Will offering the existing loan amount on a forclosure home be good enough to get the house?

Asked by Ligood, Wilton, CT Wed Jun 10, 2009

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Richard Bre…, Agent, GREENWICH, CT
Fri Oct 14, 2011
Maybe people are forgetting something? Houses go into foreclosure for lack of payment by the borrower. Not because they are underwater although thats the case in most instances. People can stop making payments for numerous reasons and still have equity in the house. Loss of job, loss of income, insufficient credit score or income to refinance and lower their payment, etc.. I work with bank owned properties and as weird as it might sound sometimes banks get more then what is owed. It depends on the market value of the house more so then what the mortgage owed is? I would have a agent do a BPO and come up with a value range for the property. If it comes in the range and you want the house then offereing full price might make sense. Others will try for a discounted price and will usually be outbid unless the house is undesirable to most other buyers. I call those buyers dreamers. They run around low balling bank owned properties and never get to buy one.
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James Gordon…, Agent, Hamilton, OH
Wed Feb 17, 2010
Ligood why would you want to offer more than list price. If a lender forclosed on a 300,000.00 loan and the home is on the market at 220,000.00 of course they would be happy to take the 300,000.00 loan amount and we the people of the United States of America would thank you!
However if you are looking at a property that was priced at 220,000.00 in a 250,000.00 neighborhood and the loan amount was 180,000.00 they are going to want to see close to that 220,000.00 price. After all if the 180,000.00 was alright that is where they offer it at!
Web Reference:  http://www.Find1Home.com
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Ninfa Valella, Agent, Wilton, CT
Wed Feb 17, 2010
I agree with most of the comments here . The bank wants to get the market value on the property and they have had several appraisals done to insure that the $$ of the listing is right on the money. Now if the house sits for a long time there might be more of an incentive for the banks to get rid of the property at a lower price. It never hurts to put an offer out there --the worst they can say is no.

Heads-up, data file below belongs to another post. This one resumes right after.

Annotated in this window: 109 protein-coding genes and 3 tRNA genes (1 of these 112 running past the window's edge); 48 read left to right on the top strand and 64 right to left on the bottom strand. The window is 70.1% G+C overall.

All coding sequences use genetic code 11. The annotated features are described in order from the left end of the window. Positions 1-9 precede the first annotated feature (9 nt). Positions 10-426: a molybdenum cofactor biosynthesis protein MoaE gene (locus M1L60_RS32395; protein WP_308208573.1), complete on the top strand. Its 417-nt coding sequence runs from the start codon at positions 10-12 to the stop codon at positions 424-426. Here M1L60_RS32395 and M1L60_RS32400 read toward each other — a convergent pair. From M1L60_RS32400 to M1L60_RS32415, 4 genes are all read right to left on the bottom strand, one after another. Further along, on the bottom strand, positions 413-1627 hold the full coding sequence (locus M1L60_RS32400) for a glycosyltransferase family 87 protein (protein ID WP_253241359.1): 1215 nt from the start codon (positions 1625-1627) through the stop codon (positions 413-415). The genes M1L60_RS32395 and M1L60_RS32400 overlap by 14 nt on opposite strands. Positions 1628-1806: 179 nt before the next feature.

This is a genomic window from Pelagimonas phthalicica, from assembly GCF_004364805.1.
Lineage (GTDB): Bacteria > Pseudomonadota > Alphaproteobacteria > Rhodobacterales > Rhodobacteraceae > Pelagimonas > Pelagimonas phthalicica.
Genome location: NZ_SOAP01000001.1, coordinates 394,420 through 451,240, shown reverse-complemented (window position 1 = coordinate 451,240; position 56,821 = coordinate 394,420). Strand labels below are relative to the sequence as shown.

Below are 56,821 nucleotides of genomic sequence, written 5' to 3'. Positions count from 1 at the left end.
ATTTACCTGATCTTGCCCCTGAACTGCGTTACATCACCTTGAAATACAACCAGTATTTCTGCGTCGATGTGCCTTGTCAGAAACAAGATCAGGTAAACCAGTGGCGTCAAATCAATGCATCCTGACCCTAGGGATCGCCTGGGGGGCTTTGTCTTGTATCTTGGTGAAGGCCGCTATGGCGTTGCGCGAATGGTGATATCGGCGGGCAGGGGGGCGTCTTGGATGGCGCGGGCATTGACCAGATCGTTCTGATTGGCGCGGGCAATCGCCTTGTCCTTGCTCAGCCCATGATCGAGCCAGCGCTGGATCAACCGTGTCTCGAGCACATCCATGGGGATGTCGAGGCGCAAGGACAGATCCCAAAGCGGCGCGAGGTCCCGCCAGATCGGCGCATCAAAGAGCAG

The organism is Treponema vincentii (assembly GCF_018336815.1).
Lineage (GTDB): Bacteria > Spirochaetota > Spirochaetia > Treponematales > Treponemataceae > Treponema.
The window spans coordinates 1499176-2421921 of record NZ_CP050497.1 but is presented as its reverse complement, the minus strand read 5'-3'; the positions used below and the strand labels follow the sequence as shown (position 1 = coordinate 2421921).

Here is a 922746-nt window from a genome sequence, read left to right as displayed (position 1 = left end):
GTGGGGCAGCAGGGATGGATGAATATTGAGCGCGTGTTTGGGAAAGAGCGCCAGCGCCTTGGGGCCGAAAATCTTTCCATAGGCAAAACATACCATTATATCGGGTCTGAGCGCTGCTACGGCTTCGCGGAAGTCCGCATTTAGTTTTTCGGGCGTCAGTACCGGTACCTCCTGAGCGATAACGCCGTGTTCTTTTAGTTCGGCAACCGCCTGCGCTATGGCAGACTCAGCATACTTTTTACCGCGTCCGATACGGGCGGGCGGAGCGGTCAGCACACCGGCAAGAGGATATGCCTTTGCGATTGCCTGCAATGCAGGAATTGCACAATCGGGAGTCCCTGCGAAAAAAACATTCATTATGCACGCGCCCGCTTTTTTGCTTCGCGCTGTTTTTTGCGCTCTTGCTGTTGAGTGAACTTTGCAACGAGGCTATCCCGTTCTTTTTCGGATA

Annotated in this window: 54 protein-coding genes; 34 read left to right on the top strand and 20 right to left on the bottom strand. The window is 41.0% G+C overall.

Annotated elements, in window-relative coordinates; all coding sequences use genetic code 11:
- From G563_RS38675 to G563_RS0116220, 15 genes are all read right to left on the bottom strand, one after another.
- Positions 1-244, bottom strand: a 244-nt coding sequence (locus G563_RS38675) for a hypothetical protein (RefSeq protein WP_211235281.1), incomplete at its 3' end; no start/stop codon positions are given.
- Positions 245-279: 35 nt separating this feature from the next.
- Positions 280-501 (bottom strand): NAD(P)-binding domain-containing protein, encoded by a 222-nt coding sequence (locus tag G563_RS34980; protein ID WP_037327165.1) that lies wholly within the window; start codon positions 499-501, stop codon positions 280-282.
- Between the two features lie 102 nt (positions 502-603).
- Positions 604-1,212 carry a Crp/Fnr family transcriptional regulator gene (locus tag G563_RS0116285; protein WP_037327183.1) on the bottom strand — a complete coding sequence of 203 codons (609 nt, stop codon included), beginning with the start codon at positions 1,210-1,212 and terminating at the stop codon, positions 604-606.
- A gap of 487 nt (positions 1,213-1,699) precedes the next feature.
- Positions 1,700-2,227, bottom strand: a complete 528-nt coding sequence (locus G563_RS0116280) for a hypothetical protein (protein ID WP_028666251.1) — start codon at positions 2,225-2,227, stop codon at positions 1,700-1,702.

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Darcy Sledge, , Westport, CT
Wed Dec 9, 2009
My recent experience with short sales (ones in which the bank does not own the house, but still has to approve the sale) is that the banks are resisting selling a house for less than what they feel is "market value" which, in many cases, is full list price. I have seen it recently in Weston on both the buy side and the sell side. The face value of the mortgage is not what they have in the house. You have to factor in other costs, back payments due, maintenance, taxes, commission, closing costs, etc. and you might not know what those costs are. So I doubt you would get the house if you offered $600,000 because that is the amount of the outstanding mortgage, especially if the house is listed for a higher price. But to you, there is no cost of making the offer - try it ,and then you will know. Just be prepared to get a negative answer. You can always come back with a higher offer.
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Laura Feghali, Agent, Stamford, CT
Fri Jul 24, 2009
Hello Ligood,
Usually the banks will try to get back more than what is currently owed on the mortgage as they still have expenses involved in maintaining the property and paying off any liens or taxes due. The banks have their agents perform a comparative market analyis of similar homes that have sold within the neighborhood to arrive at an offering price that is slightly below the market value to get the property to sell quickly. I hope this is helpful to you.
Laura Feghali
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Don Fabrizio…, Agent, Danbury, CT
Wed Jun 10, 2009
Typically, when banks are selling homes they have foreclosed on, they seek to sell for at or just a bit below current market value. The banks, when listing their foreclosed properties for sale, have already received multiple appraisals on the property, so they are aware of the current value.

The existing loan amount is not taken into consideration.
Web Reference:  http://www.FabRealEstate.com
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Minna Reid, Agent, Woodbridge, CT
Wed Jun 10, 2009
It all depends....Who owns the property and is making the decision? Is it a preforeclosure or a bank owned? Is that all that is owed on the property, or are there other liens, arrearages, back taxes, etc on it? What is the market value of the property?
There is not information here to give you an answer to that question.
Web Reference:  http://www.homesbyminna.com
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